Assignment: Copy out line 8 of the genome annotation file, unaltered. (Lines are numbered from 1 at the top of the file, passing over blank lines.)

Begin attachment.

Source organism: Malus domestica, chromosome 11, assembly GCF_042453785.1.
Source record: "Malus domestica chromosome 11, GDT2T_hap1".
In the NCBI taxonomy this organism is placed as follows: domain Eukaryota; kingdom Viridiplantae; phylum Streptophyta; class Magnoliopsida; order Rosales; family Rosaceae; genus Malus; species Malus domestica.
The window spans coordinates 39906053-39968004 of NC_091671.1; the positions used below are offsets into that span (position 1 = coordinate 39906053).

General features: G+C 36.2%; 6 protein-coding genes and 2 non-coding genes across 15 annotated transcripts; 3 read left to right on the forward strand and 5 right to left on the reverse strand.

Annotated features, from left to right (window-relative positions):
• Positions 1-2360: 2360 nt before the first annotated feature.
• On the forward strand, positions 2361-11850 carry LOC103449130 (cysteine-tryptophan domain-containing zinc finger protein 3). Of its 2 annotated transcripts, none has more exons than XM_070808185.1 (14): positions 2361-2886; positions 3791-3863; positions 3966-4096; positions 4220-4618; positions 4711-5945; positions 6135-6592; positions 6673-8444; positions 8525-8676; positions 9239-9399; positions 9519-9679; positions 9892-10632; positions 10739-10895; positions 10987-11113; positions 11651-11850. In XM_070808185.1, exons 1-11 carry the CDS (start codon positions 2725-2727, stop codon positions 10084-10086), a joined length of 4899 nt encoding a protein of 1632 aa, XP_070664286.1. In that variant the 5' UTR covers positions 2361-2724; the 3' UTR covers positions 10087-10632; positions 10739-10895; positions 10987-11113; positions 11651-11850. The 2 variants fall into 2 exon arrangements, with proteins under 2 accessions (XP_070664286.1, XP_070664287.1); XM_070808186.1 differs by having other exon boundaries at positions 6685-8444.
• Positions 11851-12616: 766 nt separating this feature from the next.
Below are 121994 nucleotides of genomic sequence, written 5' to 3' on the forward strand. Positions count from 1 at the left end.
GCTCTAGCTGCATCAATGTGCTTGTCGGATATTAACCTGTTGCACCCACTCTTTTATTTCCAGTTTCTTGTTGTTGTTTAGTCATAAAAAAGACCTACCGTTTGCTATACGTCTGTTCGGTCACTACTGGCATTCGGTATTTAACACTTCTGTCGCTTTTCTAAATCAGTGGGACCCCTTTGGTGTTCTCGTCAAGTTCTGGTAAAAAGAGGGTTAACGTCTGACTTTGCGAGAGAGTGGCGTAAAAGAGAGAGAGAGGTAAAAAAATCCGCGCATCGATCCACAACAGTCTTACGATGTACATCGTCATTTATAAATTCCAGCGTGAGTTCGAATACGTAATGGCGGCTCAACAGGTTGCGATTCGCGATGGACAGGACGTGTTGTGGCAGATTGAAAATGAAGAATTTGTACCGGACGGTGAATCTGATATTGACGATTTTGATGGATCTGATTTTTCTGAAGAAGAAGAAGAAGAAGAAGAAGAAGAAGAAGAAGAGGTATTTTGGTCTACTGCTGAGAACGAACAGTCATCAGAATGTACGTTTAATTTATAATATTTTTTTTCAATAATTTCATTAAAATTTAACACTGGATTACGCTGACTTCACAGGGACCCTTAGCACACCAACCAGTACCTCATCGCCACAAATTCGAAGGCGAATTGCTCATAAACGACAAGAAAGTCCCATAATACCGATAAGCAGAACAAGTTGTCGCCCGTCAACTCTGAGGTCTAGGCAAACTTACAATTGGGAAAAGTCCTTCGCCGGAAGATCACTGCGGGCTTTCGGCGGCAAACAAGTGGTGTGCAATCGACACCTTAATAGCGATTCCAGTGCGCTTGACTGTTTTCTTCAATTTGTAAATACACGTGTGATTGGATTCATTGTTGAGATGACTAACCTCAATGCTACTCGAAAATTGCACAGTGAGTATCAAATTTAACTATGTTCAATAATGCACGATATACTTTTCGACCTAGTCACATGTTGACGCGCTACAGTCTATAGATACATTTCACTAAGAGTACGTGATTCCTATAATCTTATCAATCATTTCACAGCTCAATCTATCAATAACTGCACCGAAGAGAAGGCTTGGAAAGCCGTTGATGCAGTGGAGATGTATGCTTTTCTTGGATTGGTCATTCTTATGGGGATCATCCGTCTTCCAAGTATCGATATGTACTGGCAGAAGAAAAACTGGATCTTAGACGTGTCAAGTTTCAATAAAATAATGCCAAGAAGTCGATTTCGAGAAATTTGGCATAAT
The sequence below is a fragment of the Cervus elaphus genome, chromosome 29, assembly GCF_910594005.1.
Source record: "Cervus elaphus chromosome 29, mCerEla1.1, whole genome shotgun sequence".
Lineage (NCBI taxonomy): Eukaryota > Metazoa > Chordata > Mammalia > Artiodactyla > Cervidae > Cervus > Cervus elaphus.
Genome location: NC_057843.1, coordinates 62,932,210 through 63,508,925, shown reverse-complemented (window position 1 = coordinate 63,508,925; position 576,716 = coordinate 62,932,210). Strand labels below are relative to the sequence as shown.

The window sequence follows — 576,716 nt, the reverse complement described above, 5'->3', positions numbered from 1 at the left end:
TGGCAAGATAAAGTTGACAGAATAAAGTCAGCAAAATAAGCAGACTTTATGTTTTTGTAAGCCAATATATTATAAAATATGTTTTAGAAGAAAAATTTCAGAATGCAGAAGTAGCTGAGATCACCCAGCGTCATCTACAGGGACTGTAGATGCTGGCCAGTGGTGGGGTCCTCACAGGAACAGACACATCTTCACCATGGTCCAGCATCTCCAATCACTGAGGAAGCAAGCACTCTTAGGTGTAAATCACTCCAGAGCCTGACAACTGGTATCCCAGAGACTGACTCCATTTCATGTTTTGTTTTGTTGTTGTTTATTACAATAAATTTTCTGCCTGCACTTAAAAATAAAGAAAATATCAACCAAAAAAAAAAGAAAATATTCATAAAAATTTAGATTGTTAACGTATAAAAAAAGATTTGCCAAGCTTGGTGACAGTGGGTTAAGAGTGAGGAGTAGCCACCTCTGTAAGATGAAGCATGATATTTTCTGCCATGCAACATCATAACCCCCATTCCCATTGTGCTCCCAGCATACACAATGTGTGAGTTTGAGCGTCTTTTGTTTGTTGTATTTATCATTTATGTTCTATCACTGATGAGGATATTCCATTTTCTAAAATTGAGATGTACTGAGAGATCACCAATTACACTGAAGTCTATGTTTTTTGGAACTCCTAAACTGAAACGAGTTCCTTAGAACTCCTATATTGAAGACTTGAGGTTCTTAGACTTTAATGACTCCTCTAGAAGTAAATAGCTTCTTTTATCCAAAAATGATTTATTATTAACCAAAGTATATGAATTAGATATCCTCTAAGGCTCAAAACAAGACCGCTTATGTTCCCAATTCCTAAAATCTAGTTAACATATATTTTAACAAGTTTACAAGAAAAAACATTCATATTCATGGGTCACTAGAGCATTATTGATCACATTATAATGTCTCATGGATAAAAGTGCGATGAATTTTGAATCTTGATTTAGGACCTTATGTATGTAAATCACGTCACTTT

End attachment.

• On the forward strand, positions 2361-11850 carry LOC103449130 (cysteine-tryptophan domain-containing zinc finger protein 3). Of its 2 annotated transcripts, none has more exons than XM_070808185.1 (14): positions 2361-2886; positions 3791-3863; positions 3966-4096; positions 4220-4618; positions 4711-5945; positions 6135-6592; positions 6673-8444; positions 8525-8676; positions 9239-9399; positions 9519-9679; positions 9892-10632; positions 10739-10895; positions 10987-11113; positions 11651-11850. In XM_070808185.1, exons 1-11 carry the CDS (start codon positions 2725-2727, stop codon positions 10084-10086), a joined length of 4899 nt encoding a protein of 1632 aa, XP_070664286.1. In that variant the 5' UTR covers positions 2361-2724; the 3' UTR covers positions 10087-10632; positions 10739-10895; positions 10987-11113; positions 11651-11850. The 2 variants fall into 2 exon arrangements, with proteins under 2 accessions (XP_070664286.1, XP_070664287.1); XM_070808186.1 differs by having other exon boundaries at positions 6685-8444.